“Peaches, Cream and the Placenta” has an intro like the good ship Hawkwind crash landed into the San Andreas Fault Line and soon thereafter drowned in well-fermented, Mesozoic muck.  Bobby’s phased, cosmic amplifier emanations ration filth to leave room for a detuned bass line that introduces the song’s downward-pointed, resin-scraping riff.  The riff gets on your back like a factory foreman you want to punch square between the eyes after he slowly plays mental Russian roulette with your mind every day until your trigger pulls itself and you snap on the fucker.  In every inch of the atmosphere lingers the pungent stink of their dirtbag beater Blaze of Incompetence, right down to the polluted but decipherable smog-blast vocal shouts (“You poisoned the two of us, you poisoned the universe,” classic Cris right there) and the murderous, mid-tempo punk/thrash breaks which are anchored to agitated, ever-shifting drum fills.  Thurman’s beatings are coated in a sonic complexity/technicality tuned to peak position 16 standards and Firks’ low-end Pap smear tickles the pink purple.  Being somewhat reminiscent and reminding of the band’s own “Asian Heat” on the level they are at in 2016 is a blood clot to savor from these scoundrels of scuzz.

Quickly becoming one of my favorite 16 songs of all-time “The Morphinist” opens the door with a fuzzy, distant stoner riff that soon turns bipolar and breaks all of your fingers with a slam of the door.  Bobby’s Sabbath on ‘ludes chord progressions are unfiltered sludge of the highest pedigree; hopeless, hateful, nihilistic yet somehow oddly catchy.  Jerue’s every word is a building block of an anthem for addicts, the floodgates overflowing into a hook-laden chorus with melodic open guitar chords, very smooth pluckin’ on the bass, militant drum battery and a vocal phrasing that rises into a cathartic roar of drug dependence being “Mind over body” while warning to trust no doctor.  The entire band presents itself as one endless riff sent to eat your soul like dogfood.  Thurman interjects some bubbling vat acid rolls to cue higher-end stoner riff evil that warps into a psychedelic lick and a further tweaking of the leading battery acid drenched, sludge corroded power chords.  I’ve barely had the album a week and I know this one word to word, riff to riff, beat to beat and groove to groove.  It’s a fatal shove off a cliff that only these guys have the balls to pull off.  They bait you, betray you and beat you.  That’s the 16 way when I try to think of what their sound looks like visually in my beaten up head.  I picture an act of violence.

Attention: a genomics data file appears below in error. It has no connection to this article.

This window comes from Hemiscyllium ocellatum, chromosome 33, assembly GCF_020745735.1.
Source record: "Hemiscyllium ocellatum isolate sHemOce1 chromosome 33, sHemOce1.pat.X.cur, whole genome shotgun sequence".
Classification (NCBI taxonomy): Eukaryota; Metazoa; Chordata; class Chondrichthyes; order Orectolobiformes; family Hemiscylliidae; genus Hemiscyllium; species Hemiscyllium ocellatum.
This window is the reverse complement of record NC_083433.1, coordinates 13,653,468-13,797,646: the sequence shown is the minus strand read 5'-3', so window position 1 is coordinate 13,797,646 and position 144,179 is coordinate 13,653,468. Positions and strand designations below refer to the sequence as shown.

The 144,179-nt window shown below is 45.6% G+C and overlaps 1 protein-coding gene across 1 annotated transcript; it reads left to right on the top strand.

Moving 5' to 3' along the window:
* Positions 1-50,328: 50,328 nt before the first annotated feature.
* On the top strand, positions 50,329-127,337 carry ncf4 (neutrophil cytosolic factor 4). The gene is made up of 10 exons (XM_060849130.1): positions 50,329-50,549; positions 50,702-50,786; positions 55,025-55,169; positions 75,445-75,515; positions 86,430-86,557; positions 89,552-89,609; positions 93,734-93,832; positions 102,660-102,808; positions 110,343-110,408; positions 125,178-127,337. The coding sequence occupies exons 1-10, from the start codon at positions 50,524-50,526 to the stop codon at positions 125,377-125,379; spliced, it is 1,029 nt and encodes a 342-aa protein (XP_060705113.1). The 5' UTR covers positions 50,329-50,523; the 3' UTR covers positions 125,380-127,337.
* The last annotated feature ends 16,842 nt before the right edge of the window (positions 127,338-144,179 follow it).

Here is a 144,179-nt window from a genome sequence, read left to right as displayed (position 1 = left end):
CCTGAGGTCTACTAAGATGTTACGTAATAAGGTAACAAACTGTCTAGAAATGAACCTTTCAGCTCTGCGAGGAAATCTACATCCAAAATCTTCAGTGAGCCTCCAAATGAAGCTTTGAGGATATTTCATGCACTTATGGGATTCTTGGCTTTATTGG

Loaded on ephedrine, coke and meth “The Absolute Center of a Pitch Black Heart” is like a trucker grinding his teeth to dust on heart attack drugs while racing down the highway.  The frantic, urgent tempos are goosed-up with Lemmy, scabby punk/thrash and 16’s own special sperm sauce that draws influence from Slayer but sounds little like ‘em at the same time.  They grind the pace into a snortable powder via a credit card n’ lighter before returning to lecherous, speedfreak nastiness.  Cris’ distortion-baked howls are the sound of a man making his last stand on a water tower with a rifle in hand.  It’s an instrumental workout ala “Bloody Knuckles” where the 80s get thrashed to the gills until some Am-Rep infection grows big sludgy warts on your face that you can’t wait to see pop.  Jerue steps away from the mic on the instruments only “Gallows Humor” which is a special showcase of the fellas’ increasingly heightened sense of nailing a good jam and letting it build.  One sip of the first sludge-steeped riff and you’re instantly blackout drunk.  It climbs, ascends and towers above you while you fall to Earth after your latest bender, Bob’s molten hog fat grooves calling to mind a sickened visage of early Cathedral with venomous Vitus/Sabbath riffs receiving tasteful keyboard support (albeit briefly…though that might be Bobby tripping us out with his pedal board).  Rhythmically, this is a slow flush down the screaming toilet of life with punishing kick drum stomps and haggard left turns that let the grooves sometimes soar into blues riffs instead of sinking into termite-bitten decay.